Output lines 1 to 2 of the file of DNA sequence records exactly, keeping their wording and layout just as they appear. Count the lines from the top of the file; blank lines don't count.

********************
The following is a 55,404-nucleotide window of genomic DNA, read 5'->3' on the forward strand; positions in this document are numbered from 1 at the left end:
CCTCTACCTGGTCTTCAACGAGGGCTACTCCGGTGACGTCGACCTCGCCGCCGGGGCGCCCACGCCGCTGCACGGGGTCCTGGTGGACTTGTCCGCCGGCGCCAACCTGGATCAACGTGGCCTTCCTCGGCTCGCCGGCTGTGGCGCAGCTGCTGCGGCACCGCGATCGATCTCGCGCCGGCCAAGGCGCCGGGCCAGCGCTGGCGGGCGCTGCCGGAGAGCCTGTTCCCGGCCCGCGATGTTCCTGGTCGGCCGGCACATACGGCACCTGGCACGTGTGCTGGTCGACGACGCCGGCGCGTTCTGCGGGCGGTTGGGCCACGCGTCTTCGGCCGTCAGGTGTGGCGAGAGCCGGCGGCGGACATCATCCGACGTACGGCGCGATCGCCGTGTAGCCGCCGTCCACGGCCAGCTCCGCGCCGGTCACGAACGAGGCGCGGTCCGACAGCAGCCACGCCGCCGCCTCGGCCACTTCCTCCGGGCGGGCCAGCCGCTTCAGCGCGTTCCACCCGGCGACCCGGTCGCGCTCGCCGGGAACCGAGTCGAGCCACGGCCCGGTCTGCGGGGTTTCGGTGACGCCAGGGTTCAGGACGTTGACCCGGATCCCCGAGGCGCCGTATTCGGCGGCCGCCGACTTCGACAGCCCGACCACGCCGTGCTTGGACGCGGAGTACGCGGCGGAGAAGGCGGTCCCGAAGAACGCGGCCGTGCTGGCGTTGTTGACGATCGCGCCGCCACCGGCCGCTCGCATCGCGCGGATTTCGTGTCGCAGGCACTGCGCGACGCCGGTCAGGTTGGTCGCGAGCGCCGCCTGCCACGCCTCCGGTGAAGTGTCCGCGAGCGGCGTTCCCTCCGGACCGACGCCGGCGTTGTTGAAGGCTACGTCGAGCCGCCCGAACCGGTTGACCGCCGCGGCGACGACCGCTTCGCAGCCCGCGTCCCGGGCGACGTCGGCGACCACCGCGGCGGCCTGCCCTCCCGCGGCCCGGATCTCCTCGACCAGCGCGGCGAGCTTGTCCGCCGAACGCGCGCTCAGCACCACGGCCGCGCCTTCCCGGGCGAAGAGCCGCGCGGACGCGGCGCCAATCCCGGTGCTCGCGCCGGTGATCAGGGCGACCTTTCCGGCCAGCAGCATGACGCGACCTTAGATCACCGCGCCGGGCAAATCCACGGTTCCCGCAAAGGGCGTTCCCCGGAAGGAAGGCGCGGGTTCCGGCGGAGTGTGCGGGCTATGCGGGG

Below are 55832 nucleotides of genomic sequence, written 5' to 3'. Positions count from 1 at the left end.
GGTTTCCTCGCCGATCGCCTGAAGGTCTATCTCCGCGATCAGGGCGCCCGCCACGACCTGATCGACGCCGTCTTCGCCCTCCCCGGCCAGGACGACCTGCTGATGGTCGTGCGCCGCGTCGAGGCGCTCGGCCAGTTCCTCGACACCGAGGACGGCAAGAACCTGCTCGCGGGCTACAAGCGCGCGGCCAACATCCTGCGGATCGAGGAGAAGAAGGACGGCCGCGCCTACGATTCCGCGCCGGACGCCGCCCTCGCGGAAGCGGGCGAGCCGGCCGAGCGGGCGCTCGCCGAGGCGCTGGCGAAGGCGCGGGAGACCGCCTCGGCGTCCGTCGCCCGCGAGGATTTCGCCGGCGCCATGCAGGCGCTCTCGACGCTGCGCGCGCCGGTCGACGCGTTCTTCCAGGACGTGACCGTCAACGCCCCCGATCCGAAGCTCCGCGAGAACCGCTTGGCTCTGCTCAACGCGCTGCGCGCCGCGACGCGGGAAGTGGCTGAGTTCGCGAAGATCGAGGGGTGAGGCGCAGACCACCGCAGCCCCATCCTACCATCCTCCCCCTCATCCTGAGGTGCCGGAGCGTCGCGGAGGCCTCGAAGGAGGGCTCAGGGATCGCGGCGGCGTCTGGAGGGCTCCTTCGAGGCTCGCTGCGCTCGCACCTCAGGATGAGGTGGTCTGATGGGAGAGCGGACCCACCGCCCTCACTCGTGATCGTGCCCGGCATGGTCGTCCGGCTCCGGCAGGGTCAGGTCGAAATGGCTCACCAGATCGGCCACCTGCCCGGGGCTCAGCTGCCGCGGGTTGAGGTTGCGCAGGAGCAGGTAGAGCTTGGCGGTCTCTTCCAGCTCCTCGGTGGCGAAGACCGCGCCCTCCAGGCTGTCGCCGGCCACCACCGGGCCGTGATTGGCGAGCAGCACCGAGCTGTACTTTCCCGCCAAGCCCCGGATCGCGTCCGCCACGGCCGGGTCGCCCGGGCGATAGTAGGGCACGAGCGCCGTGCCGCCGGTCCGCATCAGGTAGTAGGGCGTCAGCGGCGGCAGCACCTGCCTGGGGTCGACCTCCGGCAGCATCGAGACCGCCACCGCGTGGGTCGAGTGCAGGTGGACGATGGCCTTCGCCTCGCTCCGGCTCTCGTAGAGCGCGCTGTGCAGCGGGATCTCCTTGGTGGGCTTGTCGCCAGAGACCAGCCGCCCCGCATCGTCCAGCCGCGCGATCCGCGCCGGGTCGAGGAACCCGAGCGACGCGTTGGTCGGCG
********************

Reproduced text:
The following is a 55,404-nucleotide window of genomic DNA, read 5'->3' on the forward strand; positions in this document are numbered from 1 at the left end:
CCTCTACCTGGTCTTCAACGAGGGCTACTCCGGTGACGTCGACCTCGCCGCCGGGGCGCCCACGCCGCTGCACGGGGTCCTGGTGGACTTGTCCGCCGGCGCCAACCTGGATCAACGTGGCCTTCCTCGGCTCGCCGGCTGTGGCGCAGCTGCTGCGGCACCGCGATCGATCTCGCGCCGGCCAAGGCGCCGGGCCAGCGCTGGCGGGCGCTGCCGGAGAGCCTGTTCCCGGCCCGCGATGTTCCTGGTCGGCCGGCACATACGGCACCTGGCACGTGTGCTGGTCGACGACGCCGGCGCGTTCTGCGGGCGGTTGGGCCACGCGTCTTCGGCCGTCAGGTGTGGCGAGAGCCGGCGGCGGACATCATCCGACGTACGGCGCGATCGCCGTGTAGCCGCCGTCCACGGCCAGCTCCGCGCCGGTCACGAACGAGGCGCGGTCCGACAGCAGCCACGCCGCCGCCTCGGCCACTTCCTCCGGGCGGGCCAGCCGCTTCAGCGCGTTCCACCCGGCGACCCGGTCGCGCTCGCCGGGAACCGAGTCGAGCCACGGCCCGGTCTGCGGGGTTTCGGTGACGCCAGGGTTCAGGACGTTGACCCGGATCCCCGAGGCGCCGTATTCGGCGGCCGCCGACTTCGACAGCCCGACCACGCCGTGCTTGGACGCGGAGTACGCGGCGGAGAAGGCGGTCCCGAAGAACGCGGCCGTGCTGGCGTTGTTGACGATCGCGCCGCCACCGGCCGCTCGCATCGCGCGGATTTCGTGTCGCAGGCACTGCGCGACGCCGGTCAGGTTGGTCGCGAGCGCCGCCTGCCACGCCTCCGGTGAAGTGTCCGCGAGCGGCGTTCCCTCCGGACCGACGCCGGCGTTGTTGAAGGCTACGTCGAGCCGCCCGAACCGGTTGACCGCCGCGGCGACGACCGCTTCGCAGCCCGCGTCCCGGGCGACGTCGGCGACCACCGCGGCGGCCTGCCCTCCCGCGGCCCGGATCTCCTCGACCAGCGCGGCGAGCTTGTCCGCCGAACGCGCGCTCAGCACCACGGCCGCGCCTTCCCGGGCGAAGAGCCGCGCGGACGCGGCGCCAATCCCGGTGCTCGCGCCGGTGATCAGGGCGACCTTTCCGGCCAGCAGCATGACGCGACCTTAGATCACCGCGCCGGGCAAATCCACGGTTCCCGCAAAGGGCGTTCCCCGGAAGGAAGGCGCGGGTTCCGGCGGAGTGTGCGGGCTATGCGGGG